The Energy Information Administration is reporting today that “Saudi Arabia was the world’s largest producer and exporter of petroleum and other liquids in 2012, producing an average of 11.6 million barrels per day (bbl/d) and exporting an estimated 8.6 million bbl/d (net).” The United States (“Saudi America”) was the No. 2 petroleum-producing country last year with an average output of just over 11 million bbl/d (see bottom chart above).

    However, based on international monthly oil production statistics from the EIA currently available through November 2012, the United States surpassed Saudi Arabia’s oil output in November (see top chart above). Thanks to the significant increases in shale oil production in North Dakota and Texas, total oil output in the US expanded by more than 7% between August and November, while output in Saudi Arabia fell by 4% during that period. Those trends brought “Saudi America’s” petroleum output in November (11.65 millions bbl/d) above Saudi Arabia’s production (11.25 million bbl/d) by 400,000 barrels per day, and is the first time in more than ten years (since August 2002) that the US has produced more petroleum products than Saudi Arabia.

    Article here: http://bit.ly/YTryVu

    EIA.gov: What is shale gas and why is it important?

    Shale gas refers to natural gas that is trapped within shale formations. Shales are fine-grained sedimentary rocks that can be rich sources of petroleum and natural gas. Over the past decade, the combination of horizontal drilling and hydraulic fracturing has allowed access to large volumes of shale gas that were previously uneconomical to produce. The production of natural gas from shale formations has rejuvenated the natural gas industry in the United States.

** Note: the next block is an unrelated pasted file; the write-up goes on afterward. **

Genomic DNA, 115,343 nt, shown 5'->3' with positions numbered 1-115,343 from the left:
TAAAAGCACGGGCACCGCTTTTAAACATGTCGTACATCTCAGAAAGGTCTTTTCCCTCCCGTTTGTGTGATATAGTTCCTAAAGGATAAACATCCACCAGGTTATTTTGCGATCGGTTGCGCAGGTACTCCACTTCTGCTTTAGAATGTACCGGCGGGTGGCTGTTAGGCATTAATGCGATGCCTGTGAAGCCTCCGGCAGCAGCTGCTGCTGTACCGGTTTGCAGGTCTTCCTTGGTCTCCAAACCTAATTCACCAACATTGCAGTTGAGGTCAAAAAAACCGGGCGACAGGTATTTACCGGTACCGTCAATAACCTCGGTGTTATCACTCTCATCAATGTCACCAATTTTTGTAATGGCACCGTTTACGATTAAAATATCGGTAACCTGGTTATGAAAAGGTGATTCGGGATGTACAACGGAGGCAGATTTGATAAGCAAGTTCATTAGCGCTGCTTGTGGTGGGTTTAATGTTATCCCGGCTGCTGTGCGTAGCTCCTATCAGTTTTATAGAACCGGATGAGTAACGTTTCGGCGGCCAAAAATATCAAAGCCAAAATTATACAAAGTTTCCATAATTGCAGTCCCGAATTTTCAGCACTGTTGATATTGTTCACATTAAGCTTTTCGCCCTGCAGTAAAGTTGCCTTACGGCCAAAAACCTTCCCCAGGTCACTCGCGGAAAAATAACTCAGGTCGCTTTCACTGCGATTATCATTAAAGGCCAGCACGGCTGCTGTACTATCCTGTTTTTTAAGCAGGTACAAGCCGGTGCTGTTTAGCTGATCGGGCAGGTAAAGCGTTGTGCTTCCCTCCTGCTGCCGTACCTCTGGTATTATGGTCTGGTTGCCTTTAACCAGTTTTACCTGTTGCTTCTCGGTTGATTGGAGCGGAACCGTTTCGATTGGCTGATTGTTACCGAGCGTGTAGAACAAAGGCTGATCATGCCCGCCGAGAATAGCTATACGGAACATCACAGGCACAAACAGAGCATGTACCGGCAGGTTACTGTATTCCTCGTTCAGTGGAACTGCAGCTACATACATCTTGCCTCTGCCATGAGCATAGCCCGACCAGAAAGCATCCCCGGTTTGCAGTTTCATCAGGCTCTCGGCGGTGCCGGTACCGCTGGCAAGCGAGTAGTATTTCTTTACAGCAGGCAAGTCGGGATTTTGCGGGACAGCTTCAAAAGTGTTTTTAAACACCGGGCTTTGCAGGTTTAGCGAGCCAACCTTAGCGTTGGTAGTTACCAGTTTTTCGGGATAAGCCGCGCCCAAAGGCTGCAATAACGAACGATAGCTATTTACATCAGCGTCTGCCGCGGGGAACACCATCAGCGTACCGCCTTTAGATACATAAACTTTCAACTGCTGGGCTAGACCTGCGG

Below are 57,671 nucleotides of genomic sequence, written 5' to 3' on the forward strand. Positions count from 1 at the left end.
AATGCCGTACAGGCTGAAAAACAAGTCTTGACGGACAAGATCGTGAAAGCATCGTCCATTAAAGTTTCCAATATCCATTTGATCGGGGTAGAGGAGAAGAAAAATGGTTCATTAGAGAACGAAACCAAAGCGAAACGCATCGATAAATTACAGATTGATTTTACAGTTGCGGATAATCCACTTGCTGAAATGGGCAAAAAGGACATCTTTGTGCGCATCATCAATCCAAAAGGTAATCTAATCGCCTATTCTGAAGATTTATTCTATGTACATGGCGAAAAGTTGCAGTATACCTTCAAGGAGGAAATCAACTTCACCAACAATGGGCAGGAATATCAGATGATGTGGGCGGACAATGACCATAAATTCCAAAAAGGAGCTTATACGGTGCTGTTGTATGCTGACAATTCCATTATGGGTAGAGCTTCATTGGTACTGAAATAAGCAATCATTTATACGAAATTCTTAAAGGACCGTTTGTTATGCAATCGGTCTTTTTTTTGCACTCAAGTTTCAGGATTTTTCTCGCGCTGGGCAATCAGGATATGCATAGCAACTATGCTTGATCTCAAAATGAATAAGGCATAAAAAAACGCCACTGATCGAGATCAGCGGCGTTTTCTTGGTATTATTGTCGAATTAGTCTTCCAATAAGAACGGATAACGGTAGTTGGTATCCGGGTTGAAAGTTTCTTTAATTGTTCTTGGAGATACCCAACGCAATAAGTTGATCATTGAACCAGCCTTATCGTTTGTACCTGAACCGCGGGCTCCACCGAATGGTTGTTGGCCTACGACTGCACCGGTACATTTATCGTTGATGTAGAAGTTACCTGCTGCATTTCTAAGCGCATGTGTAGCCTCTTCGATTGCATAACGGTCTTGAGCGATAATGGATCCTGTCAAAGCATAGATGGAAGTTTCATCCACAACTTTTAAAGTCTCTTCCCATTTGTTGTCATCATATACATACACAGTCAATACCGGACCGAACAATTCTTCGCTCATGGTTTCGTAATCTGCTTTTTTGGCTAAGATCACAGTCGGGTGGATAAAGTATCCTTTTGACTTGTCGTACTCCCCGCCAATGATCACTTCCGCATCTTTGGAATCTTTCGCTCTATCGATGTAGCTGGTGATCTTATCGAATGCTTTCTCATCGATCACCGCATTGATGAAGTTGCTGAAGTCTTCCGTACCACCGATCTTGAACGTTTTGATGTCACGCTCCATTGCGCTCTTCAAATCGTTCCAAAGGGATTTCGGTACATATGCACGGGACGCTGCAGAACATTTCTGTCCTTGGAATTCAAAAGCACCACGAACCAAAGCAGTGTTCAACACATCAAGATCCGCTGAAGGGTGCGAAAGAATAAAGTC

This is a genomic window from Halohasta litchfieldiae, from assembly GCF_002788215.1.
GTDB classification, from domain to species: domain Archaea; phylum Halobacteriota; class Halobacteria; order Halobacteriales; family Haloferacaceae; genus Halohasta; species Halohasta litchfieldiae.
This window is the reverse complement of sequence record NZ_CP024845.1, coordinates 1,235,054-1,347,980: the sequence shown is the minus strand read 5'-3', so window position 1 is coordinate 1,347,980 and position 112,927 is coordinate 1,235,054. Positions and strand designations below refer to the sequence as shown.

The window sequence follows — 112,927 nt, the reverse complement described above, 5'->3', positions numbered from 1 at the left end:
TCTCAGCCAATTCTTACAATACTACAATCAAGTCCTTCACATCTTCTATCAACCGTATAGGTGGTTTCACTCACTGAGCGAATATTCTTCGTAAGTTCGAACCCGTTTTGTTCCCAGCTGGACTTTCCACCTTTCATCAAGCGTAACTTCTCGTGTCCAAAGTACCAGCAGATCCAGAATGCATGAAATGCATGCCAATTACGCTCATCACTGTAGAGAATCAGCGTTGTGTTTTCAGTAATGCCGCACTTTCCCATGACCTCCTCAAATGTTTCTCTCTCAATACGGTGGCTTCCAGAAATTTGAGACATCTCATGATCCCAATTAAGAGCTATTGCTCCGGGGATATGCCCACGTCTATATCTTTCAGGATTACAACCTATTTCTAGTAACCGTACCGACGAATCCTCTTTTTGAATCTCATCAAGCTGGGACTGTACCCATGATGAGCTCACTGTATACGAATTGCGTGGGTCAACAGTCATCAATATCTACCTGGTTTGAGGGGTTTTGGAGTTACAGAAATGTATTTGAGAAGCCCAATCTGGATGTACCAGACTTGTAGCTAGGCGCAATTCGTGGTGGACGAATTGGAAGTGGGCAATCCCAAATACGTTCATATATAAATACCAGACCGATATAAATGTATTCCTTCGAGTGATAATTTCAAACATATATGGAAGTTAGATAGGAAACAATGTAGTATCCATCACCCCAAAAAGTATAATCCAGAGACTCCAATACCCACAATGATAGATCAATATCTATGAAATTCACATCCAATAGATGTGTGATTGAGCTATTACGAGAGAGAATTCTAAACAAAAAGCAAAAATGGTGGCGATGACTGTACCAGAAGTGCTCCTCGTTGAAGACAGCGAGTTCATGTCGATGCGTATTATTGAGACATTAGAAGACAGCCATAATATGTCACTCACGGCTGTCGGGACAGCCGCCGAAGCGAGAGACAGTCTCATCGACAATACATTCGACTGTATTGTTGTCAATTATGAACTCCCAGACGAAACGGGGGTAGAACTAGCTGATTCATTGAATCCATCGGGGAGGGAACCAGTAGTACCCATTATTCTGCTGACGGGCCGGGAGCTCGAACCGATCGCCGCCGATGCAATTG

Of the natural gas consumed in the United States in 2011, about 95% was produced domestically; thus, the supply of natural gas is not as dependent on foreign producers as is the supply of crude oil, and the delivery system is less subject to interruption. The availability of large quantities of shale gas should enable the United States to consume a predominantly domestic supply of gas for many years and produce more natural gas than it consumes.

    The U.S. Energy Information Administration’s Annual Energy Outlook 2013 Early Release projects U.S. natural gas production to increase from 23.0 trillion cubic feet in 2011 to 33.1 trillion cubic feet in 2040, a 44% increase. Almost all of this increase in domestic natural gas production is due to projected growth in shale gas production, which grows from 7.8 trillion cubic feet in 2011 to 16.7 trillion cubic feet in 2040.